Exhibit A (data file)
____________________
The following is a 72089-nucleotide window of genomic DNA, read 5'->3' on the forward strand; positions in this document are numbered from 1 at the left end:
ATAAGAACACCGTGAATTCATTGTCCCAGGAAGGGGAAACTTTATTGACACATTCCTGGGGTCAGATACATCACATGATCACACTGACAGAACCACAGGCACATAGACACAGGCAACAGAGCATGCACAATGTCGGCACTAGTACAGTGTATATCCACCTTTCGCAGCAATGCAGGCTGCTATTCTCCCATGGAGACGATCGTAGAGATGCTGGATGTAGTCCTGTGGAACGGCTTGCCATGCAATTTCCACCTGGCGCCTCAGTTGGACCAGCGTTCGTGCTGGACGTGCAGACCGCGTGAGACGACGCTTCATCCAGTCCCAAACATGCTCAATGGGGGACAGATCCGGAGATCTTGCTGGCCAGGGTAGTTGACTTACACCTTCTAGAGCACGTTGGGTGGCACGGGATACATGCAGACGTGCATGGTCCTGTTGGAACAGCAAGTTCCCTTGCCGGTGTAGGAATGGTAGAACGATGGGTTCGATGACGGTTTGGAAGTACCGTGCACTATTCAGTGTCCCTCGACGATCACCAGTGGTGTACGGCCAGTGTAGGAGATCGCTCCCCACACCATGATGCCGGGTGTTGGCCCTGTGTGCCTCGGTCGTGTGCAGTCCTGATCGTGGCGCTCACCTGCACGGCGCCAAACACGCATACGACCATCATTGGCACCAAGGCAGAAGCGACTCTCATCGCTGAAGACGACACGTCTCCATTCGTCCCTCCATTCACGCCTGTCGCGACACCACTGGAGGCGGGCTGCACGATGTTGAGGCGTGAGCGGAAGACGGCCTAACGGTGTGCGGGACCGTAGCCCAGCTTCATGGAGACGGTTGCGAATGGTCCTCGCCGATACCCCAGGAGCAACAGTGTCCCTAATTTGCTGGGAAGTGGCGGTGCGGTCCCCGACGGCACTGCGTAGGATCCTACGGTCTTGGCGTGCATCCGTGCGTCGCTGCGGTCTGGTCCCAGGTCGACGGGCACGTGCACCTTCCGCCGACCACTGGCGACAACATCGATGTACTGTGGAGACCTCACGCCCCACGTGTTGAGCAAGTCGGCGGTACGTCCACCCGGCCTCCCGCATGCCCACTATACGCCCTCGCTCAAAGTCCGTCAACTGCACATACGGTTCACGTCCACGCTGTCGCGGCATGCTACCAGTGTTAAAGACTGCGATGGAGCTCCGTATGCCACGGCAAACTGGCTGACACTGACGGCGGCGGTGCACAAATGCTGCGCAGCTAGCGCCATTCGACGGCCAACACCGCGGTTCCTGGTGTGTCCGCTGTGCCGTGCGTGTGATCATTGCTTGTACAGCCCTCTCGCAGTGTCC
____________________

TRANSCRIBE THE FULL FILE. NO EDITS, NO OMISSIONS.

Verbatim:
The following is a 72089-nucleotide window of genomic DNA, read 5'->3' on the forward strand; positions in this document are numbered from 1 at the left end:
ATAAGAACACCGTGAATTCATTGTCCCAGGAAGGGGAAACTTTATTGACACATTCCTGGGGTCAGATACATCACATGATCACACTGACAGAACCACAGGCACATAGACACAGGCAACAGAGCATGCACAATGTCGGCACTAGTACAGTGTATATCCACCTTTCGCAGCAATGCAGGCTGCTATTCTCCCATGGAGACGATCGTAGAGATGCTGGATGTAGTCCTGTGGAACGGCTTGCCATGCAATTTCCACCTGGCGCCTCAGTTGGACCAGCGTTCGTGCTGGACGTGCAGACCGCGTGAGACGACGCTTCATCCAGTCCCAAACATGCTCAATGGGGGACAGATCCGGAGATCTTGCTGGCCAGGGTAGTTGACTTACACCTTCTAGAGCACGTTGGGTGGCACGGGATACATGCAGACGTGCATGGTCCTGTTGGAACAGCAAGTTCCCTTGCCGGTGTAGGAATGGTAGAACGATGGGTTCGATGACGGTTTGGAAGTACCGTGCACTATTCAGTGTCCCTCGACGATCACCAGTGGTGTACGGCCAGTGTAGGAGATCGCTCCCCACACCATGATGCCGGGTGTTGGCCCTGTGTGCCTCGGTCGTGTGCAGTCCTGATCGTGGCGCTCACCTGCACGGCGCCAAACACGCATACGACCATCATTGGCACCAAGGCAGAAGCGACTCTCATCGCTGAAGACGACACGTCTCCATTCGTCCCTCCATTCACGCCTGTCGCGACACCACTGGAGGCGGGCTGCACGATGTTGAGGCGTGAGCGGAAGACGGCCTAACGGTGTGCGGGACCGTAGCCCAGCTTCATGGAGACGGTTGCGAATGGTCCTCGCCGATACCCCAGGAGCAACAGTGTCCCTAATTTGCTGGGAAGTGGCGGTGCGGTCCCCGACGGCACTGCGTAGGATCCTACGGTCTTGGCGTGCATCCGTGCGTCGCTGCGGTCTGGTCCCAGGTCGACGGGCACGTGCACCTTCCGCCGACCACTGGCGACAACATCGATGTACTGTGGAGACCTCACGCCCCACGTGTTGAGCAAGTCGGCGGTACGTCCACCCGGCCTCCCGCATGCCCACTATACGCCCTCGCTCAAAGTCCGTCAACTGCACATACGGTTCACGTCCACGCTGTCGCGGCATGCTACCAGTGTTAAAGACTGCGATGGAGCTCCGTATGCCACGGCAAACTGGCTGACACTGACGGCGGCGGTGCACAAATGCTGCGCAGCTAGCGCCATTCGACGGCCAACACCGCGGTTCCTGGTGTGTCCGCTGTGCCGTGCGTGTGATCATTGCTTGTACAGCCCTCTCGCAGTGTCC